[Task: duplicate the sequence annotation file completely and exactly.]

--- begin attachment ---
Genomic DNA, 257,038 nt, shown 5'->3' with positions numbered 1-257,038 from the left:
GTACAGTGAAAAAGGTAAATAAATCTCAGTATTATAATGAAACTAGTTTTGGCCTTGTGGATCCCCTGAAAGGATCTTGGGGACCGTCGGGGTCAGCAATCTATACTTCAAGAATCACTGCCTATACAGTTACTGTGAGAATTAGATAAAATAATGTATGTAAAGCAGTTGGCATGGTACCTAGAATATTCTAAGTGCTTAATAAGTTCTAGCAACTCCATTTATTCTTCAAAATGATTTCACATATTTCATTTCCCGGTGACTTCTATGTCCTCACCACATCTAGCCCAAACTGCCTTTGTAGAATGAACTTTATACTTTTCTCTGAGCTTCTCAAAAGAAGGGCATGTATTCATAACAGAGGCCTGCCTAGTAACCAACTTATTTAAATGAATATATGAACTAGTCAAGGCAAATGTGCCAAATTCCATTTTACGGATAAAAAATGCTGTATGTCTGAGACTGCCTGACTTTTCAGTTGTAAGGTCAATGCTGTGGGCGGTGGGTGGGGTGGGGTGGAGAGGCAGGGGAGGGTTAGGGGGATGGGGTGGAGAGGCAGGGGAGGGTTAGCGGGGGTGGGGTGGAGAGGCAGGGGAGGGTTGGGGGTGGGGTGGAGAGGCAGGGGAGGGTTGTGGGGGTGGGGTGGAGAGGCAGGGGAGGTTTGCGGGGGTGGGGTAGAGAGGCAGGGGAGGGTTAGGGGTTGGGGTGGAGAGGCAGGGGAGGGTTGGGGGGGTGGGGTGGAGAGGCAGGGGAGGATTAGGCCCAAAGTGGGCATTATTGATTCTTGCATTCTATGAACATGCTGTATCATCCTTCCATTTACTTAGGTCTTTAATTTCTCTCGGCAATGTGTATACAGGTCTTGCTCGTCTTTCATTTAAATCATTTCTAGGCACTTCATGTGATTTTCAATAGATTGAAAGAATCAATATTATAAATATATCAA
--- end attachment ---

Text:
Genomic DNA, 257,038 nt, shown 5'->3' with positions numbered 1-257,038 from the left:
GTACAGTGAAAAAGGTAAATAAATCTCAGTATTATAATGAAACTAGTTTTGGCCTTGTGGATCCCCTGAAAGGATCTTGGGGACCGTCGGGGTCAGCAATCTATACTTCAAGAATCACTGCCTATACAGTTACTGTGAGAATTAGATAAAATAATGTATGTAAAGCAGTTGGCATGGTACCTAGAATATTCTAAGTGCTTAATAAGTTCTAGCAACTCCATTTATTCTTCAAAATGATTTCACATATTTCATTTCCCGGTGACTTCTATGTCCTCACCACATCTAGCCCAAACTGCCTTTGTAGAATGAACTTTATACTTTTCTCTGAGCTTCTCAAAAGAAGGGCATGTATTCATAACAGAGGCCTGCCTAGTAACCAACTTATTTAAATGAATATATGAACTAGTCAAGGCAAATGTGCCAAATTCCATTTTACGGATAAAAAATGCTGTATGTCTGAGACTGCCTGACTTTTCAGTTGTAAGGTCAATGCTGTGGGCGGTGGGTGGGGTGGGGTGGAGAGGCAGGGGAGGGTTAGGGGGATGGGGTGGAGAGGCAGGGGAGGGTTAGCGGGGGTGGGGTGGAGAGGCAGGGGAGGGTTGGGGGTGGGGTGGAGAGGCAGGGGAGGGTTGTGGGGGTGGGGTGGAGAGGCAGGGGAGGTTTGCGGGGGTGGGGTAGAGAGGCAGGGGAGGGTTAGGGGTTGGGGTGGAGAGGCAGGGGAGGGTTGGGGGGGTGGGGTGGAGAGGCAGGGGAGGATTAGGCCCAAAGTGGGCATTATTGATTCTTGCATTCTATGAACATGCTGTATCATCCTTCCATTTACTTAGGTCTTTAATTTCTCTCGGCAATGTGTATACAGGTCTTGCTCGTCTTTCATTTAAATCATTTCTAGGCACTTCATGTGATTTTCAATAGATTGAAAGAATCAATATTATAAATATATCAA